Witchcraft On A Budget - Helpful Tips & Tricks

Posted on January 13 2020

Witchcraft On A Budget - Helpful Tips & Tricks

Witchcraft is a traditionally expensive practice, but it really doesn't need to be. Whether you follow a specific path like Wicca or are more eclectic in your beliefs, there is a way to participate without going broke. 

 

Below are my tips for getting the most out of your altar and craft, without feeling wasteful or blowing your budget (and yes you should always begin with a budget). 

 

Note: Don't let anyone make you feel bad about wanting things to look nice. If you are a visual person like I am, it is important your space reflects that. However, I am not going to just post links to items for you to purchase. I think it is irresponsible and contradictory to tell you ways to spend wisely and then ask you to impulse buy. 

 

  1. Pick a feature item. This is where the bulk of your budget should go. As a Tarot Reader, my cards become the feature tool I use, so I invest here, but maybe for you it's a goddess statue, or a selection of plants, or an athame.
  2. Decide what is essential to your craft and drop the rest. If you live in a place where you can't burn incense, you probably don't need a cast iron cauldron or a fancy incense holder. 
  3. Thrift stores are a great resource for beautiful items that are just itching to have a home. Not only can you find some great pieces, but you are cutting down on waste and helping the Earth - yay. 
  4. Switching to local and seasonal plants and herbs reduces your carbon footprint and connects you to the place you live (bonus points if you grow your own). This is where people tend to be the most resistant to change, but I think we have all been there. The scene often goes like this: you are working on a spell and it calls for white sage, which you don't have, and panic sets in. You begin to wonder if you can substitute it for the cooking sage you grow in the kitchen. Could you? Should you? I am here to tell you that yes, you can, and you should. 
  5. Do a swap with other witches! Heard of clothing swaps? Apply the same principle to crystals (hurray for reducing harmful mining practices). 
  6. Foraging! Reconnect with nature by picking and collecting items like leaves and stones. I am going to state the obvious and remind you not to pick flowers from other peoples property....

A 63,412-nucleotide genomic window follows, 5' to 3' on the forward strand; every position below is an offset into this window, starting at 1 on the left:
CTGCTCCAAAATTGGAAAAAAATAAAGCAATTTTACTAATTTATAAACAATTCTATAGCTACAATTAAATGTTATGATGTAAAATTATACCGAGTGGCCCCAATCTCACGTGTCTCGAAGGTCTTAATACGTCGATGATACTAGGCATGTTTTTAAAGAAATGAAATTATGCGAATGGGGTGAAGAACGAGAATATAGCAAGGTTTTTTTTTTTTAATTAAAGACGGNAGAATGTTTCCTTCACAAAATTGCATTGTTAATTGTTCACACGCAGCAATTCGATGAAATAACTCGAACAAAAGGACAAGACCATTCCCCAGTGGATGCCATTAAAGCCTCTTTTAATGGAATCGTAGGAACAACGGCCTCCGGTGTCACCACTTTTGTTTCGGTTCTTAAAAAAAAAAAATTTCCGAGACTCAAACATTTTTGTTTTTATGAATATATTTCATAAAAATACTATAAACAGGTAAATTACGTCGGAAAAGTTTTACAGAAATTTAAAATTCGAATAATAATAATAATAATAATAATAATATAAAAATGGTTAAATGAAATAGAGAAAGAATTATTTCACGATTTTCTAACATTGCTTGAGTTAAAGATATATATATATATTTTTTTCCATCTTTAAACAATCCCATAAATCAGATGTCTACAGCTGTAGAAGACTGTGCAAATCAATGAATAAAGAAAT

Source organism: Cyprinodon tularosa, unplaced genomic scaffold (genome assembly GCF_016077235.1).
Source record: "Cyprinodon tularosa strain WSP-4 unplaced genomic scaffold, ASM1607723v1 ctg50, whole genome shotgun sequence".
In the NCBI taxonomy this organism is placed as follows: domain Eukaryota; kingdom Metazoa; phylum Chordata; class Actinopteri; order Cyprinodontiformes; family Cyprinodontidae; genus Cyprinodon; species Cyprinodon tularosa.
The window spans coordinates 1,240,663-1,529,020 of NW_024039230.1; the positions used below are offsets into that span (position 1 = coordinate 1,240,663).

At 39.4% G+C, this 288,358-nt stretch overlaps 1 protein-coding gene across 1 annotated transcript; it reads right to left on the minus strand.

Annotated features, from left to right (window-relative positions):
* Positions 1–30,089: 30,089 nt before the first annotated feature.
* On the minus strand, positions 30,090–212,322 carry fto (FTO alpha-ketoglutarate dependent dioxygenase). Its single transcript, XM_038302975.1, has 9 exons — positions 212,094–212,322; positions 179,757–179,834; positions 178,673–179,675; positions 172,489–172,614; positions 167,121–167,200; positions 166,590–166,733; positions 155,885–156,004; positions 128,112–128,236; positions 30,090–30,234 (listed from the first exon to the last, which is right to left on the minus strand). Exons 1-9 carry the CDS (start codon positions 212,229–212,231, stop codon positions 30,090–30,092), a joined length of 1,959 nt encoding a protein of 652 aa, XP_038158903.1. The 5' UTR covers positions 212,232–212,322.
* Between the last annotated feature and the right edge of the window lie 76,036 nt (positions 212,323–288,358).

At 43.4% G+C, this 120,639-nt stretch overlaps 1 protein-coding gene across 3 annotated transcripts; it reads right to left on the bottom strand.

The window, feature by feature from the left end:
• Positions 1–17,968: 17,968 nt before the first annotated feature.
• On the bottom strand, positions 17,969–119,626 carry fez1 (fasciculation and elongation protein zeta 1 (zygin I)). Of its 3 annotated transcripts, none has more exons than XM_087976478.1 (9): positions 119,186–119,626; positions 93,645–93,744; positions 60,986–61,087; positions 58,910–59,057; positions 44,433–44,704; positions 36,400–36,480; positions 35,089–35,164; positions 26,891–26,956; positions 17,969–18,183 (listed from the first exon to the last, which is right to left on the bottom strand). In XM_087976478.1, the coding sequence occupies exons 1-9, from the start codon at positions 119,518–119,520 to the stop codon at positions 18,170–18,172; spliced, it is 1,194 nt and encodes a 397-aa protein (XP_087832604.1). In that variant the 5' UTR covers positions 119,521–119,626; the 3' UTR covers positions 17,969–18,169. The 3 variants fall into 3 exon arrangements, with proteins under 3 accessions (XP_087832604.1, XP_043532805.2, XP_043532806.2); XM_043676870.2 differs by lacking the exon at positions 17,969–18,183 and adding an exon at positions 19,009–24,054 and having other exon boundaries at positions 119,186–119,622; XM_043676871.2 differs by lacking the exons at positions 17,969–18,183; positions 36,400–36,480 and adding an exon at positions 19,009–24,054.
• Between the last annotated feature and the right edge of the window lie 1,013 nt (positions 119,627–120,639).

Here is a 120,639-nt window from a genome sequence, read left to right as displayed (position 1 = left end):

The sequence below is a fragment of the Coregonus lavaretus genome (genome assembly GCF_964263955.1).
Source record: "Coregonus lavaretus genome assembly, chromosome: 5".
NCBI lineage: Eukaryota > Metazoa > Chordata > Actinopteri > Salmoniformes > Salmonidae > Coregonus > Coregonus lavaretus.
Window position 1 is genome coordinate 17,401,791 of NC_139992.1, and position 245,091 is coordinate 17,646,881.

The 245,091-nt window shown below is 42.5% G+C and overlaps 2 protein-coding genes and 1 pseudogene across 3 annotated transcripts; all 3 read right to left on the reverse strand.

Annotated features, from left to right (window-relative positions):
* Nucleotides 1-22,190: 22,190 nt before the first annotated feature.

Have a tip you can share? Hit reply to this post and leave a comment. I read all your messages and really appreciate your feedback, even if I am not able to respond due to volume. 

 

XO Claire

7 comments

  • WwuthsDIZUR: September 19, 2020

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  • Levi Armstrong: September 11, 2020

    I find it helpful when you said that buying supplies from thrift stores is an excellent way to practice witchcraft on a budget, plus I also get to help save Mother Earth. Because of the pandemic, I have been laid off from work, and I moved in back with my parents. It’s been hard to practice paganism with my lack of budget, so I’ll follow your advice and look for thrift shops nearby. Hopefully, I’ll also find a witchcraft supply shop online that offers affordable deals for items I might not find in thrift shops. Thanks for this! http://artesandcraft.com

  • Kelsey: June 22, 2020

    A tip that I always go back to is shop your own house! You most likely have herbs and salt in the kitchen already, assign meaning to some books or knick knacks, for a while I used Donald duck and Daisy duck plushies to represent masculine and feminine energy, it looked a little goofy (ba dum) but it was fun and worked for me. Also don’t underestimate visualisation, or draw an altar of your dreams or pieces you would like.

  • Nina: January 29, 2020

    These are all great. One thing I would always say is to not feel bad about the setup you have. If you don’t have money or space and you’re practicing from a beaten up formica kitchen table you can sometimes feel like your area is not appropriate or good enough. This is especially relevant when you begin practicing and you’re looking to others for guidance. Work with what you have, and respect the place where you are.

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